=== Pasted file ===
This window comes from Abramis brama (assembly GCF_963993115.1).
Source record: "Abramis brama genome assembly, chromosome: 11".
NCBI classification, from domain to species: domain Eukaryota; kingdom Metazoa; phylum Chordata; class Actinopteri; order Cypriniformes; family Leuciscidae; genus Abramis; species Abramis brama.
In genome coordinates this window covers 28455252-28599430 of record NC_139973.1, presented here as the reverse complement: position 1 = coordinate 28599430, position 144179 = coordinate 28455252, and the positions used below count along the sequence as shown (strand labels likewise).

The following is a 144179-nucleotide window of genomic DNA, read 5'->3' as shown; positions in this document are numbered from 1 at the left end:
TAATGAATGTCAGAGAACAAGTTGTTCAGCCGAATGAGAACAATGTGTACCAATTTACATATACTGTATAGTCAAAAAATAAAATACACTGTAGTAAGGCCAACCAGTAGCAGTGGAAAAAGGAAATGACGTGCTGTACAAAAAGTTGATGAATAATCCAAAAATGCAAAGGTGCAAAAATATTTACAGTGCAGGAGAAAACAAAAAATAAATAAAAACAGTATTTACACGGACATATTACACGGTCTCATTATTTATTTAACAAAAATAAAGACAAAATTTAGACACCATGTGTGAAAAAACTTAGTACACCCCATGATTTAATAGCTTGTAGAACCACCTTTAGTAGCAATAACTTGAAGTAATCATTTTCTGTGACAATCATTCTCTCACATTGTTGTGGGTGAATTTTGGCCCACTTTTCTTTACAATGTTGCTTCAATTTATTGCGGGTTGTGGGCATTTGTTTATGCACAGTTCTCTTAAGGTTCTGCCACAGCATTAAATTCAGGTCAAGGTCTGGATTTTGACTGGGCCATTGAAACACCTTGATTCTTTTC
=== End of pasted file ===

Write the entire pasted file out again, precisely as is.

This window comes from Abramis brama (assembly GCF_963993115.1).
Source record: "Abramis brama genome assembly, chromosome: 11".
NCBI classification, from domain to species: domain Eukaryota; kingdom Metazoa; phylum Chordata; class Actinopteri; order Cypriniformes; family Leuciscidae; genus Abramis; species Abramis brama.
In genome coordinates this window covers 28455252-28599430 of record NC_139973.1, presented here as the reverse complement: position 1 = coordinate 28599430, position 144179 = coordinate 28455252, and the positions used below count along the sequence as shown (strand labels likewise).

The following is a 144179-nucleotide window of genomic DNA, read 5'->3' as shown; positions in this document are numbered from 1 at the left end:
TAATGAATGTCAGAGAACAAGTTGTTCAGCCGAATGAGAACAATGTGTACCAATTTACATATACTGTATAGTCAAAAAATAAAATACACTGTAGTAAGGCCAACCAGTAGCAGTGGAAAAAGGAAATGACGTGCTGTACAAAAAGTTGATGAATAATCCAAAAATGCAAAGGTGCAAAAATATTTACAGTGCAGGAGAAAACAAAAAATAAATAAAAACAGTATTTACACGGACATATTACACGGTCTCATTATTTATTTAACAAAAATAAAGACAAAATTTAGACACCATGTGTGAAAAAACTTAGTACACCCCATGATTTAATAGCTTGTAGAACCACCTTTAGTAGCAATAACTTGAAGTAATCATTTTCTGTGACAATCATTCTCTCACATTGTTGTGGGTGAATTTTGGCCCACTTTTCTTTACAATGTTGCTTCAATTTATTGCGGGTTGTGGGCATTTGTTTATGCACAGTTCTCTTAAGGTTCTGCCACAGCATTAAATTCAGGTCAAGGTCTGGATTTTGACTGGGCCATTGAAACACCTTGATTCTTTTC